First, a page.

Therapy and gradual exercise work best for chronic fatigueClinical trial compared four types of treatment
Six out of ten patients with Chronic Fatigue Syndrome or Myalgic Encephalomyelitis find their symptoms improve after two types of treatment, according to a trial carried out in the UK.
Around a quarter of a million people in the UK suffer from ME, also known as chronic fatigue syndrome (CFS). The debilitating symptoms usually include severe fatigue, tiredness, muscle pain and aching joints. The cause is unknown.
The study - known as the PACE trial - compared the effectiveness of four separate treatments: cognitive behavioural therapy (CBT), graded exercise therapy (GET), adaptive pacing therapy (APT) and specialised medical care.
The trial included 640 patients diagnosed with CFS/ME from six specialist clinics in Scotland and England.
The trial, funded by the Medical Research Council, found that CBT - where patients are taught how their thoughts and actions can have an affect on symptoms - and GET - where exercise is gradually increased to suit a patient - benefited the patients most.
Specialised medical care - where patients were given advice about how to manage their condition, as well as medication for specific symptoms such as insomnia and pain - and APT - where a patient matches their activity to the amount of energy they have - were found to be less effective.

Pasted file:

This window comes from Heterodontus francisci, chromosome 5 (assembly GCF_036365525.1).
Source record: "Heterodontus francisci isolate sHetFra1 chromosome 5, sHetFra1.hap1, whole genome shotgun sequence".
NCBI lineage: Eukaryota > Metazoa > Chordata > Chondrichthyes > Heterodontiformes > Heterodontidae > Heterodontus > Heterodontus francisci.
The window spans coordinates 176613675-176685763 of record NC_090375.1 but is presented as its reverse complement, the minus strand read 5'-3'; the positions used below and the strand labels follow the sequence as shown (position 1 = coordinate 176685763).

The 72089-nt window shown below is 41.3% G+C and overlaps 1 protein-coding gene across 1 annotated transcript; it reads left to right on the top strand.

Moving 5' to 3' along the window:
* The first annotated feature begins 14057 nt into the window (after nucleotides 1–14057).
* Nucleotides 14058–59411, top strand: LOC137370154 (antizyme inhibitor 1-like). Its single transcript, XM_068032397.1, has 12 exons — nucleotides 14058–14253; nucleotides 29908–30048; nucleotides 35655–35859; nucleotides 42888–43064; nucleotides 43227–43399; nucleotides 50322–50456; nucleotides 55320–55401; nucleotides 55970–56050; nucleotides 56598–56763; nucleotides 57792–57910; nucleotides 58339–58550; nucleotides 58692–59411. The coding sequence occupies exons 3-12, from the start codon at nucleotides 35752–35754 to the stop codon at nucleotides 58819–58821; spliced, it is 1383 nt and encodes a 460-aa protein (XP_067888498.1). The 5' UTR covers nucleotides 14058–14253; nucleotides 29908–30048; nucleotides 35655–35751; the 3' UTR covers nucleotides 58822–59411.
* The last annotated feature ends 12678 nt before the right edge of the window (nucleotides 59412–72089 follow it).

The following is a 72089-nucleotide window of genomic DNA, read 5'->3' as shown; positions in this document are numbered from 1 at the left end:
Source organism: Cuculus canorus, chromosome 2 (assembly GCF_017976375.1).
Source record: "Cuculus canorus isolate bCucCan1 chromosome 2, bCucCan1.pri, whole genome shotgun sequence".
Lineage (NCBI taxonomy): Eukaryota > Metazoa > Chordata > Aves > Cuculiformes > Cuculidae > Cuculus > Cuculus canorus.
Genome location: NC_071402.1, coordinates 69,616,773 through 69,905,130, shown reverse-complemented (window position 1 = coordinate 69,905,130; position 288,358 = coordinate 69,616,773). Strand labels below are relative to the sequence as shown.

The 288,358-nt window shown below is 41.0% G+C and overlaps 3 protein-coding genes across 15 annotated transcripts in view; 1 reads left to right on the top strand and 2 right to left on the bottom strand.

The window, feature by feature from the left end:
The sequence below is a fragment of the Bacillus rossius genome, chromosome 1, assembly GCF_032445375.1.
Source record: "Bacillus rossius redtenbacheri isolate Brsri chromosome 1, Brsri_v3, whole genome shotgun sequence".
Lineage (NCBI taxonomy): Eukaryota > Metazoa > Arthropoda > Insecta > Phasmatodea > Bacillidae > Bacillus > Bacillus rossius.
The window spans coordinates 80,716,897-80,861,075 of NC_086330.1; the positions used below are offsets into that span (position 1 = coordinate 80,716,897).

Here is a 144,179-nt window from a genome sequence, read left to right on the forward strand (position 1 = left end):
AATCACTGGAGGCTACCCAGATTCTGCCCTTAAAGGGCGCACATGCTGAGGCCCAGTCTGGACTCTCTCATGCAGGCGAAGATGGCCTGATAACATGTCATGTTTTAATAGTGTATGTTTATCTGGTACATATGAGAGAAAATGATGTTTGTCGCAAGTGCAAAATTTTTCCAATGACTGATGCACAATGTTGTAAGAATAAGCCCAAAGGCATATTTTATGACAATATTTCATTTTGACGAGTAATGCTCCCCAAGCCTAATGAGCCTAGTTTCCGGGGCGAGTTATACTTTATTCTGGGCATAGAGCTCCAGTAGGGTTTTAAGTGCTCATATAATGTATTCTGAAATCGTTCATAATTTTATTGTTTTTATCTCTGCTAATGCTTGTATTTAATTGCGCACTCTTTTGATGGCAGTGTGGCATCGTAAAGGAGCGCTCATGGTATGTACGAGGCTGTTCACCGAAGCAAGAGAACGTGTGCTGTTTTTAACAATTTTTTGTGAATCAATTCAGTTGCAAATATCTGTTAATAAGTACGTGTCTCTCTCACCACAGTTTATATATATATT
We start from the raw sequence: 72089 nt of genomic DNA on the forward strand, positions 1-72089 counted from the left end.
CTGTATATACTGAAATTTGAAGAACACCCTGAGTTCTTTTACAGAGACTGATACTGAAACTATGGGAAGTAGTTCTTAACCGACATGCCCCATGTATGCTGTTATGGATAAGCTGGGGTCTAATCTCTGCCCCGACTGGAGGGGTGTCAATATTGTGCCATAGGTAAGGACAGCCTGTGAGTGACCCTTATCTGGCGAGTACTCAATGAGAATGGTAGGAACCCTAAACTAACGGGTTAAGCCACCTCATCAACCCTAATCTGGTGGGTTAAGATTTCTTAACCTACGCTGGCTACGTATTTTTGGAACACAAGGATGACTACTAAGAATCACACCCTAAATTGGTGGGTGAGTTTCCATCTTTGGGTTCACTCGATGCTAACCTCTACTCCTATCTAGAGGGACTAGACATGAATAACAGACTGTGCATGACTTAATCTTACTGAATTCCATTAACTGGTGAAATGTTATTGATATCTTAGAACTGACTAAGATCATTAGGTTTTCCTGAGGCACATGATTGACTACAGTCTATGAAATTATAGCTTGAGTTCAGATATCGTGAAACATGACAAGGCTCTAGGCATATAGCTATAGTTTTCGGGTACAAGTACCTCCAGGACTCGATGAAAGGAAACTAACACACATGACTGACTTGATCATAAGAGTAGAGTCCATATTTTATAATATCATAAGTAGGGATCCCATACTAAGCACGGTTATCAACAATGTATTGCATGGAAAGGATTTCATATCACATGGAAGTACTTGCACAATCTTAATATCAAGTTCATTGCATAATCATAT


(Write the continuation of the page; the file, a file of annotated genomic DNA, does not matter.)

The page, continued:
The success of the treatments was measured by improvements in levels of fatigue after exertion, levels of physical activity, overall health and ability to lead a normal life.
The trial was carried out by a team of experts from Queen Mary, University London, King’s College London and the University of Edinburgh.
Professor Peter White, from Barts and The London School of Medicine and Dentistry, Queen Mary, said: “We have found that both CBT and GET can safely help a significant number of patients.
"While there is still room for improvement, this is a real step forward in informing patients with CFS/ME which treatments can help to improve their health and ability to lead a more normal life.”
The findings of the PACE trial are published in the journal Lancet.
This article was published on Fri 18 February 2011
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